16. Apparatus as claimed in claim 15 wherein the coherent light directing means and the angularly displaced coherent reference light beam superimposing means comprise a laser, means for focussing the radiation from the laser into a beam of small cross section, a polygonal prism, positioned to receive the focussed radiation, scanning means comprising means for rotating the prism about its axis to produce a line scanning motion and means for tilting the prism about an axis perpendicular thereto to produce a frame scanning motion, means for directing the scanning beam emitted from the prism onto a semi-reflecting surface, where it is split into a transmitted part and reflected part and focussing the transmitted part onto the screen, reflecting means for re-reflecting the reflected part of the beam back to said surface and superposing it onto the transmitted part reflected from the screen, the path lengths for both the transmitted part and the reflected part of the beam being approximately equal and one of said paths including means for producing a small variation in effective path length by amounts dependent on the line scanning motion, means for directing the beams returned both from screen and from the reflecting means back through the scanning prism; wherein the photoelectric device comprises a fixed photoelectric sensor positioned to receive the returning beams; and wherein the converting means produces a viewable image from the output of the sensor and the line and frame scanning motions.
17. A method of recording the vibrations of a member having a specularly reflective surface and vibrating at ultrasonic frequencies comprising the steps of: illuminating the surface with a beam of coherent light; converting the resulting frequency modulated light beam reflected from the surface into a recordable amplitude modulated light beam by superimposing on the reflected beam an angularly displaced coherent light beam, at least a fraction of the waves in the angularly displaced coherent light beam being in phase quadrature with the waves of the reflected light beam, sensing the amplitude modulated light beam with at least one sensor to produce a recordable signal and producing from said recordable signal an output signal representative of the vibrations across the member.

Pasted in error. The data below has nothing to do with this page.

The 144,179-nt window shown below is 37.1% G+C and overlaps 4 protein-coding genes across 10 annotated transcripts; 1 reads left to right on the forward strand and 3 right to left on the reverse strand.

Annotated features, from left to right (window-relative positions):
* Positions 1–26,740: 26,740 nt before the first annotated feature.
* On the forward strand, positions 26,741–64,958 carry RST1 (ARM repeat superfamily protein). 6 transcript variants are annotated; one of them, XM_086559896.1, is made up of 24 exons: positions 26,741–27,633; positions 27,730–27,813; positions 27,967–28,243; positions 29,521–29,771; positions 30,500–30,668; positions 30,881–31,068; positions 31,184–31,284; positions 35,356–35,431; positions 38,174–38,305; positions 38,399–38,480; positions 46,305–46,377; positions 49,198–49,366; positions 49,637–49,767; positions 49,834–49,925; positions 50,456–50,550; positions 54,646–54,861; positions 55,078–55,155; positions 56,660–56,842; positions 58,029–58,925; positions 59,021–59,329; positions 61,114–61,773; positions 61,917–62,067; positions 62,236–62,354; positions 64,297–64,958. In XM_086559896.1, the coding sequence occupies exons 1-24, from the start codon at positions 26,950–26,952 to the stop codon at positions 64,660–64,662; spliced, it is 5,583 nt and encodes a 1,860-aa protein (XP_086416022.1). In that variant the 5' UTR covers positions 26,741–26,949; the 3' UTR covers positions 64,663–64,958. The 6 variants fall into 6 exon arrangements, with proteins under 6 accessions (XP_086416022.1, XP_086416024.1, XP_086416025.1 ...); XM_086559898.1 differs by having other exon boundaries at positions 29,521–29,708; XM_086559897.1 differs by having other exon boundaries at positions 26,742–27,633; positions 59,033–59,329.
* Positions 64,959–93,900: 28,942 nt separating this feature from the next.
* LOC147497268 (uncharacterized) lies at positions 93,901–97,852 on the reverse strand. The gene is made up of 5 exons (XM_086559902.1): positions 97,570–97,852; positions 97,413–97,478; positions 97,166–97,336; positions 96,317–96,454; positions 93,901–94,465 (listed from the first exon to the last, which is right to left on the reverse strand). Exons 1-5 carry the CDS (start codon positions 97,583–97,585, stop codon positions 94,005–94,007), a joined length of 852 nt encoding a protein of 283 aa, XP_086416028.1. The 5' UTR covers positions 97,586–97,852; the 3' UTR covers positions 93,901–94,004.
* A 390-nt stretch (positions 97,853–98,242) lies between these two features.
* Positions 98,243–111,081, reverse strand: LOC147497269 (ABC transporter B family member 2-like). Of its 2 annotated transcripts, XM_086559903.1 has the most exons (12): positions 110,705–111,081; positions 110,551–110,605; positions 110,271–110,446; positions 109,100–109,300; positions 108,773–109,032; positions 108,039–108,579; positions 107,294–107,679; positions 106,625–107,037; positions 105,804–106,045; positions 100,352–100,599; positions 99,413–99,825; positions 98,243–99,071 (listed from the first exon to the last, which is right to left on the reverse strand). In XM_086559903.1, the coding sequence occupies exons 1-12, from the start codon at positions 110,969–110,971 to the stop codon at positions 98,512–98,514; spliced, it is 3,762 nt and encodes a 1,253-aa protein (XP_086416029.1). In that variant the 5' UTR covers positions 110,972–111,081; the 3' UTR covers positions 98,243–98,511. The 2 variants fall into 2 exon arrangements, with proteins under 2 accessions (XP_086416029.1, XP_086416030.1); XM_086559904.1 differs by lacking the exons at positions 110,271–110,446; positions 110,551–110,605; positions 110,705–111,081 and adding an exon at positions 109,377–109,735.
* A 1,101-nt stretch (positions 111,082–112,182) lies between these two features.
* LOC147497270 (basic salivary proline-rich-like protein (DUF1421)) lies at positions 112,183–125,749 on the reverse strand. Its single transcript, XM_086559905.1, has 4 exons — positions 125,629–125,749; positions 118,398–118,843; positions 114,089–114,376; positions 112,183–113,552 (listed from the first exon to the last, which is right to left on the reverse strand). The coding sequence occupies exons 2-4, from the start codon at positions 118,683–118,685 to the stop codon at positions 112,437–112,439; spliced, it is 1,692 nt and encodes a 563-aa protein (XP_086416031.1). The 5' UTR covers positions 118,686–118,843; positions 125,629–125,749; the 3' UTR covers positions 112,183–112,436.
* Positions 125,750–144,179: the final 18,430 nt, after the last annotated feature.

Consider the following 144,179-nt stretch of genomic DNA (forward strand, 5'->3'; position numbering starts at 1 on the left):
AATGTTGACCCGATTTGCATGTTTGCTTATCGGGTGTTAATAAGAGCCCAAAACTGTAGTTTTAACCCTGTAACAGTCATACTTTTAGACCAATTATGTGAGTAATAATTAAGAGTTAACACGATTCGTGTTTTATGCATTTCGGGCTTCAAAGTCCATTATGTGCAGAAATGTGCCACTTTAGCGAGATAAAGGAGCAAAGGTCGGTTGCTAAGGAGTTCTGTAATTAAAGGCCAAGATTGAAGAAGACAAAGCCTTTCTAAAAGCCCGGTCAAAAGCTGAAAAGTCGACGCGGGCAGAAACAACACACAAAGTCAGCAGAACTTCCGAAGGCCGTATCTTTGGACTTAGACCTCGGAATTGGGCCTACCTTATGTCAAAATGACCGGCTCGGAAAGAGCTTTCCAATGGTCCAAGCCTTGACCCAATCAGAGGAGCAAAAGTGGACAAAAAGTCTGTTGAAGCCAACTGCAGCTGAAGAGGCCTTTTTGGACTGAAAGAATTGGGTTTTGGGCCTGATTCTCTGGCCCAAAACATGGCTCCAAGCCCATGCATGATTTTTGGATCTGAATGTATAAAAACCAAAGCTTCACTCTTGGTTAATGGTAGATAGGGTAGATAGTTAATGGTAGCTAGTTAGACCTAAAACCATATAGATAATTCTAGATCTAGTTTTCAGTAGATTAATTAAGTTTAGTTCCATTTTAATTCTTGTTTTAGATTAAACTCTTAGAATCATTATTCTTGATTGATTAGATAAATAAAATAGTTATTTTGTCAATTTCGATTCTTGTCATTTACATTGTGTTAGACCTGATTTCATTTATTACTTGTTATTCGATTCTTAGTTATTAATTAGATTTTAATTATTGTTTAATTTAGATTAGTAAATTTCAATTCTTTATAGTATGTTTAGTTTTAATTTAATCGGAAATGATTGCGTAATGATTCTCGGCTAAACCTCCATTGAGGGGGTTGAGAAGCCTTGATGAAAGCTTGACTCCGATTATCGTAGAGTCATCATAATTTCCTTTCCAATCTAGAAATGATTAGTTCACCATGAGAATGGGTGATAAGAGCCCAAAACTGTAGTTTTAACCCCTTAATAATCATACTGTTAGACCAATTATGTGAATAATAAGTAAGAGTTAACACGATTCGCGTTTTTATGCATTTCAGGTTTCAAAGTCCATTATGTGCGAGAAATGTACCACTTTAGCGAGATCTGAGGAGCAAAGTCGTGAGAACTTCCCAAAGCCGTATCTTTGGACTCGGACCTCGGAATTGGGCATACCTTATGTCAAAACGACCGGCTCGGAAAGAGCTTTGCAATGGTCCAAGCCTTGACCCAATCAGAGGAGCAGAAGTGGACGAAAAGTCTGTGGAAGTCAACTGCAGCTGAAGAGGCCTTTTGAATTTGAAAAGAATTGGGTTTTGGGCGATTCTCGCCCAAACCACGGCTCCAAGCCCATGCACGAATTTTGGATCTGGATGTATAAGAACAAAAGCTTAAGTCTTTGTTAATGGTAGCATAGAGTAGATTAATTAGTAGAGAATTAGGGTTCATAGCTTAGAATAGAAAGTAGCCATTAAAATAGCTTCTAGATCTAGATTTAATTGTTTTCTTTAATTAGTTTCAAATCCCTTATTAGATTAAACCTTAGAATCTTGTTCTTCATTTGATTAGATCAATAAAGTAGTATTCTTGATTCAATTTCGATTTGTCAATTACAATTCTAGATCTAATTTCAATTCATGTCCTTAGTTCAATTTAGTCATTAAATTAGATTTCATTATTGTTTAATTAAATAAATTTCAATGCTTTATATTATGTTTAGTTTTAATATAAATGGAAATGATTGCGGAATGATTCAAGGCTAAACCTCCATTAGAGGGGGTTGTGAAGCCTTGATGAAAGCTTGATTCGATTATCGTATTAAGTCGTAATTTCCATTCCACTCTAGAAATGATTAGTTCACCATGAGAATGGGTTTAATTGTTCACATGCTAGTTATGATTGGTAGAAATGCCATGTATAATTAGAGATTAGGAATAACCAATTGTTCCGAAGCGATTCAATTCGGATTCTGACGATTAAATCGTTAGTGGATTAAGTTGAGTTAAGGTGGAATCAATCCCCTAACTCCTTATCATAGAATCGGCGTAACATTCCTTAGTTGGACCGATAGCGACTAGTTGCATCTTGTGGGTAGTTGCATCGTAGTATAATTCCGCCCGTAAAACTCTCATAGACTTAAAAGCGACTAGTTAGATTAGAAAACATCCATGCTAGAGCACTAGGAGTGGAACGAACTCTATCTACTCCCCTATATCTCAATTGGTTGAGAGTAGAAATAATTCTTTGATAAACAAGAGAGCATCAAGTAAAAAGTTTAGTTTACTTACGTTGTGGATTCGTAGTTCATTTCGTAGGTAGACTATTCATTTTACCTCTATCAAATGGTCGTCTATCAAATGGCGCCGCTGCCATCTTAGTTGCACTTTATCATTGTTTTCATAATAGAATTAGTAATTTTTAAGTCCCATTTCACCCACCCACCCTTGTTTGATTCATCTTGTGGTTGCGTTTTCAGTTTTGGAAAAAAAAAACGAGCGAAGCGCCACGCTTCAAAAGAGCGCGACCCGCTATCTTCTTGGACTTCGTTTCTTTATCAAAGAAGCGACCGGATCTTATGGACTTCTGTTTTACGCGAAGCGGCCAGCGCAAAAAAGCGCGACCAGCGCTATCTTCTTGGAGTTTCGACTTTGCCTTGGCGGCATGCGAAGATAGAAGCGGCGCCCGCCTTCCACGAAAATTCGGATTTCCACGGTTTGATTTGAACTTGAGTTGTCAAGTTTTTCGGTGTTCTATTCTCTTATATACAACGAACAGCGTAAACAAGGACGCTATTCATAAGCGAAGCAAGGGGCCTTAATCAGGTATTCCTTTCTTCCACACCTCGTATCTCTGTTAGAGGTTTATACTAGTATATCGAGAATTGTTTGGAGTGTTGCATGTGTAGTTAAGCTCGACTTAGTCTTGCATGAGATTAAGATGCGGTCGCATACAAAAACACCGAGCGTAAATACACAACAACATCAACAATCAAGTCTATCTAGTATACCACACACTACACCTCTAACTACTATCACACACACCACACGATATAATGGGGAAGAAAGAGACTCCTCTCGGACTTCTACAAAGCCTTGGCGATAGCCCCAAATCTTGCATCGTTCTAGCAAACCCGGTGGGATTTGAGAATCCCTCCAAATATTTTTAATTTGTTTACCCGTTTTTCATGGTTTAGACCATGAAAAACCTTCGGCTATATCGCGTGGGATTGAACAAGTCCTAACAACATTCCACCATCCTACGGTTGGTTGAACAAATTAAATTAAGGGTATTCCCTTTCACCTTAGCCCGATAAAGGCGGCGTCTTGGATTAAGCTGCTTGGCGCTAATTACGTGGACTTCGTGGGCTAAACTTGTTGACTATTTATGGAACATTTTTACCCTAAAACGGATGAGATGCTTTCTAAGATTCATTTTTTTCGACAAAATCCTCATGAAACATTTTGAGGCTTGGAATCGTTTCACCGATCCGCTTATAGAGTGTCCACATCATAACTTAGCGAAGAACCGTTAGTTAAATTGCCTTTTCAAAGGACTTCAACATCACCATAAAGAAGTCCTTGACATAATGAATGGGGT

18. A method according to claim 17 in which the specularly reflective surface is immersed in a fluid medium and is matched to the wave impedance of the medium.
UNITED STATES PATENT OFFICE CERTIFICATE OF CORRECTION Patent 3, March 11, 1975 Dated Dennis Gabor Inventor(s) v It is certified that error appears in the above-identified patent and that said Letters Patent are hereby corrected as shown below:
Col. 1, line 20, "has" should. read -had;
Col. 2, line 1, "his" should read this-;
Col. 2, line 45, "engle" should read -angle--;
Col. 5, line 31, after "6,328" insert Angstroms;
Col. 5, line 44, "frequencny" should read frequency--;
Col. 5, line 56, "A" should read oc;
Col. 5, line 59, "its" should read --it;
Col. 5, line 63, "or" should read of-;
Col. 6, line 10, after "ultrasound" insert resolution limit.
In the above example the wavelength of the ultrasound--;
ORM PO-10 uscoMM-oc 60376-1 89 US. GOVERNMENT PRINTING OFFICE a 9 93 o UNITED STATES PATENT OFFICE CERTIFICATE OF CORRECTION Patent No. 3 ,869 ,904 Dated March 11 1975 D G v lnventofls) ennls abor Page 2 It is certified that error appears in the above-identified patent and that said Letters Patent are hereby corrected as shown below:
Col. 8, line 6, "117" should read -l7;
Col. 9, line 19, "0'" should read O"--;
Col. 10, line 41, "C should read C' Col. 12, line 53, "plate 34" should read plate 43;
Col. 12, line 55, "P should read P"; and
Col. 16, line 1, "are" should read -area.
Signed and Scaled this twenty-second Day of Jul 1975 [SEAL] Arrest.-
RUTH c. MASON c. MARSHALL DANN Arresling Officer Commissioner of Patents and Trademarks FORM PC4050 (10-69) USCOMM-DC 60376-P69 I U S. GOVERNMENT PRINTING OFFICE 869. 3
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|U.S. Classification||73/605, 73/606, 367/10, 359/901, 359/9|
|International Classification||H01J31/495, H01J31/49, G01H9/00, A61B8/00|
|Cooperative Classification||G01H9/002, Y10S359/901, H01J31/49, A61B8/00, H01J31/495|
|European Classification||H01J31/49, G01H9/00B, H01J31/495, A61B8/00|